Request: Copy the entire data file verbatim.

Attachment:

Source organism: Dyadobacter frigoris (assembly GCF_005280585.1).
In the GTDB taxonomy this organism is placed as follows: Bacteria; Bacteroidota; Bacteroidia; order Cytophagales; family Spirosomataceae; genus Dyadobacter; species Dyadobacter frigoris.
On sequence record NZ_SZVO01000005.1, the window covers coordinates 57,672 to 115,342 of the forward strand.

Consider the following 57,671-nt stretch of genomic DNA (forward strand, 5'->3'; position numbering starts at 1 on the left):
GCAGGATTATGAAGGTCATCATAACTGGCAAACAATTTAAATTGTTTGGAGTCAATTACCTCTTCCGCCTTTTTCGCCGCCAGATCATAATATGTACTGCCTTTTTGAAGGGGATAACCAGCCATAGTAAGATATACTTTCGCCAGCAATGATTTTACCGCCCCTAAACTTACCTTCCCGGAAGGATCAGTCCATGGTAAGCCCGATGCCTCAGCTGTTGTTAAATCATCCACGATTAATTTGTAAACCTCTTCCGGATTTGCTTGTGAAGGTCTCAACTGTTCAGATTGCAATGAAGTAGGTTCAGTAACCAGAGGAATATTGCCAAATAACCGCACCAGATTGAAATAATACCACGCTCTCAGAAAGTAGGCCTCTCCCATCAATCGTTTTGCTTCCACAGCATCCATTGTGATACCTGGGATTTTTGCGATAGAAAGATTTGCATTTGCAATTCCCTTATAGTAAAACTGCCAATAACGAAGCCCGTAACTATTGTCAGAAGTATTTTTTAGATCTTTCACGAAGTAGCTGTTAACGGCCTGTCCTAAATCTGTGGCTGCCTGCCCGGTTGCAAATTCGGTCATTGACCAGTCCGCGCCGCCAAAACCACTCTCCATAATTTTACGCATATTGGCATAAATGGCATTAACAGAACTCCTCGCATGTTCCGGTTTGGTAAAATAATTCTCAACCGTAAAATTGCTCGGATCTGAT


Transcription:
Source organism: Dyadobacter frigoris (assembly GCF_005280585.1).
In the GTDB taxonomy this organism is placed as follows: Bacteria; Bacteroidota; Bacteroidia; order Cytophagales; family Spirosomataceae; genus Dyadobacter; species Dyadobacter frigoris.
On sequence record NZ_SZVO01000005.1, the window covers coordinates 57,672 to 115,342 of the forward strand.

Consider the following 57,671-nt stretch of genomic DNA (forward strand, 5'->3'; position numbering starts at 1 on the left):
GCAGGATTATGAAGGTCATCATAACTGGCAAACAATTTAAATTGTTTGGAGTCAATTACCTCTTCCGCCTTTTTCGCCGCCAGATCATAATATGTACTGCCTTTTTGAAGGGGATAACCAGCCATAGTAAGATATACTTTCGCCAGCAATGATTTTACCGCCCCTAAACTTACCTTCCCGGAAGGATCAGTCCATGGTAAGCCCGATGCCTCAGCTGTTGTTAAATCATCCACGATTAATTTGTAAACCTCTTCCGGATTTGCTTGTGAAGGTCTCAACTGTTCAGATTGCAATGAAGTAGGTTCAGTAACCAGAGGAATATTGCCAAATAACCGCACCAGATTGAAATAATACCACGCTCTCAGAAAGTAGGCCTCTCCCATCAATCGTTTTGCTTCCACAGCATCCATTGTGATACCTGGGATTTTTGCGATAGAAAGATTTGCATTTGCAATTCCCTTATAGTAAAACTGCCAATAACGAAGCCCGTAACTATTGTCAGAAGTATTTTTTAGATCTTTCACGAAGTAGCTGTTAACGGCCTGTCCTAAATCTGTGGCTGCCTGCCCGGTTGCAAATTCGGTCATTGACCAGTCCGCGCCGCCAAAACCACTCTCCATAATTTTACGCATATTGGCATAAATGGCATTAACAGAACTCCTCGCATGTTCCGGTTTGGTAAAATAATTCTCAACCGTAAAATTGCTCGGATCTGAT